Fol. 21v (Greg 1.42)
ye 22 of June 1596 . . . . . ne . . Res at troye . . . . . . . . . . . . . . . . . . . . . . . . . . . . . . xxxxvs ye 2 of julye 1596 Res at troye . . . . . . . . . . . . . . . . . . . . . . . . . . . . . . xxxxiiijs ye 7 of julye 1596 Res at troye . . . . . . . . . . . . . . . . . . . . . . . . . . . . . . xxixs ye 16 of julye 1596 Res at troye . . . . . . . . . . . . . . . . . . . . . . . . . . . . . . xxjs
- note: Following the entry of 8 July 1596 for a performance of the second part of Tamburlaine, Philip Henslowe's list of dates and plays was reset to 4 July 1594. Consequently, the third performance of "Troy" has the same day-date as does a performance of "The Wise Man of West Chester," and the accuracy of the 16 July date for the fourth performance is questionable.
- "Troy" apparently belonged to the Admiral's men, who in July of 1596 were performing at the Rose playhouse.
Possible Narrative and Dramatic Sources or Analogues
- Homer's Iliad is the obvious source of a "Troy" story, but it was of course not the only classical narrative familiar to early modern English poets. In addition to ancient works, though, Elizabethan dramatists had contemporary plays for reference. On this subject, Wiggins, Catalogue #1037 explores the works of Thomas Heywood, as filtered through his Apology for Actors, which variously addresses the story-complex of Troy. Misha Teramura, looking in detail at the repertorial offerings of the Admiral's men in the 1590s, contextualizes "Troy" in terms of early British history and the character of Brute ("Brute," 1598), in whose story "the matter of Britain was intimately and organically joined with the matter of Troy" (p. 128).
References to the Play
- None known specifically, but, as is so often the case, had we the texts of plays now lost on the matter of Troy, we would surely find plausible references.
- Malone makes no comment on "Troy" (p. 298), nor does Collier (p. 75). Fleay, BCED considers the play "[p]robably Heywood's Iron Age (2.304 #182). Greg II thinks the play is possibly Heywood's Iron Age but "more likely perhaps an earlier and shorter version later expanded into the two-part play" that was printed in two parts in 1632 (p. 180, #92).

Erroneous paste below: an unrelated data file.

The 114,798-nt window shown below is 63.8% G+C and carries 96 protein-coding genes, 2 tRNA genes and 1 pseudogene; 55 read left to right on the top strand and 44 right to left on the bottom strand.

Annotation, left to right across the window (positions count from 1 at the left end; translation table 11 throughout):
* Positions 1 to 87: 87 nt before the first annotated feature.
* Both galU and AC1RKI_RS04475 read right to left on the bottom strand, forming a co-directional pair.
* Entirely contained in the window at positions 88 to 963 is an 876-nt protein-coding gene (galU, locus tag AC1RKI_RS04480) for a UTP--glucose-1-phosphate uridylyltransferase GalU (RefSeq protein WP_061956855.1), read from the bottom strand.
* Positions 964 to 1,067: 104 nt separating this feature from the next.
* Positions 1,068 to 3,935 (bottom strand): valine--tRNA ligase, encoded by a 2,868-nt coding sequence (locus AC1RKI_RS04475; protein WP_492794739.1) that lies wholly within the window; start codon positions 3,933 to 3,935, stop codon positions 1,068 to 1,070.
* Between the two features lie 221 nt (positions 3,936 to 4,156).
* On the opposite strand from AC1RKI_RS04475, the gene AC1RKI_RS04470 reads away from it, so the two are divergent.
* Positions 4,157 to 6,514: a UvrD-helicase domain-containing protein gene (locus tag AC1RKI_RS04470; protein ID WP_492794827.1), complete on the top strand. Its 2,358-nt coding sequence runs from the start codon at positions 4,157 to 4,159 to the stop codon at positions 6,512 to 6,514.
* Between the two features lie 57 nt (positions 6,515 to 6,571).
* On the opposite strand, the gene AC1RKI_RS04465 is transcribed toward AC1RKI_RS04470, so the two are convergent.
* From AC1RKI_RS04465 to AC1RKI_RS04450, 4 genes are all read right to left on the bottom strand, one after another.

- 'Sharpe, in the following comment, seems to accept Fleay's claim about the absorption of the "Troy" play into the "Ages" plays of Thomas Heywood: "... we judge from Heywood's Four Ages [ib;osjed om 1611, 1613, and 1632, that he was responsible for Olimpo, Hercules, and Troy (p. 198). Reinforcing an opinion of the Admiral's men's repertory that he was building to argue for the superiority of the Chamberlain's men's offerings, Sharpe includes "Troy" in a disdainful characterization of the fare performed by the Admiral's men:
- the company's plays at court the preceding season had been unfashionable, and its 1596 repertory was disgustingly so to the elegant tastes of such courtiers as Southhampton: Chinon of England based on an outmoded romance; 2 Seven Days of the Week, bourgeois moralizing, and old-fashioned too; I Fortunatus, vulgar folk-lore; Tamar Cam, an imitation of Tamburlaine, itself passé; Phocas, probably somewhat the same type; Valteger and Stukeley, old-fashioned chronicle plays, the former mythical, the latter an old play refurbished; That Will Be Shall Be, an old play, its very title a truism; and Julian the Apostate and Nebuchodonozar, pap for Puritans! If Troy was satirical, its bias would be unpleasant to the ruling party; if not, it was outworn and naïve, suitable for the instruction of the groundlings in a set of stale allusions" (pp. 88-89).
- Wiggins, Catalogue #1037, complementing observations about the relevance of Thomas Heywood and his interest in the story-complex of Troy, observes that the repertory of the Admiral's men had a "Troy cycle" in 1599 that "included Troilus and Cressida and two plays about the aftermath" ("Agamemnon" [#1186] and "Troy's Revenge" [#1202]). Noting that these three plays dramatize events at the end of the Troy complex, he muses that "a revival" of a play that dramatized the fall of the city—perhaps this 1596 "Troy"—"would have covered that part of the story."
- Teramura perceives a repertorial thread to which the play of "Troy" belongs in the offerings of the Admiral's men (1595-1600) that combined "the Galfridian tradition" of English history and the epics of Homer and Virgil and thus offered "a sweeping yet disjointed survey of Britain's deep mythical prehistory and its earliest legendary rulers" (p. 129).
For What It's Worth
Sharpe, Robert Boies. The Real War of the Theatres. Boston: D. C. Heath & Company, 1935.
Teramura, Misha. "Brute Parts: From Troy to Britain at the Rose, 1595-1600." Lost Plays in Shakespeare's England. Ed. David McInnis and Matthew Steggle. New York: Palgrave Macmillan, 2014. 127–47.
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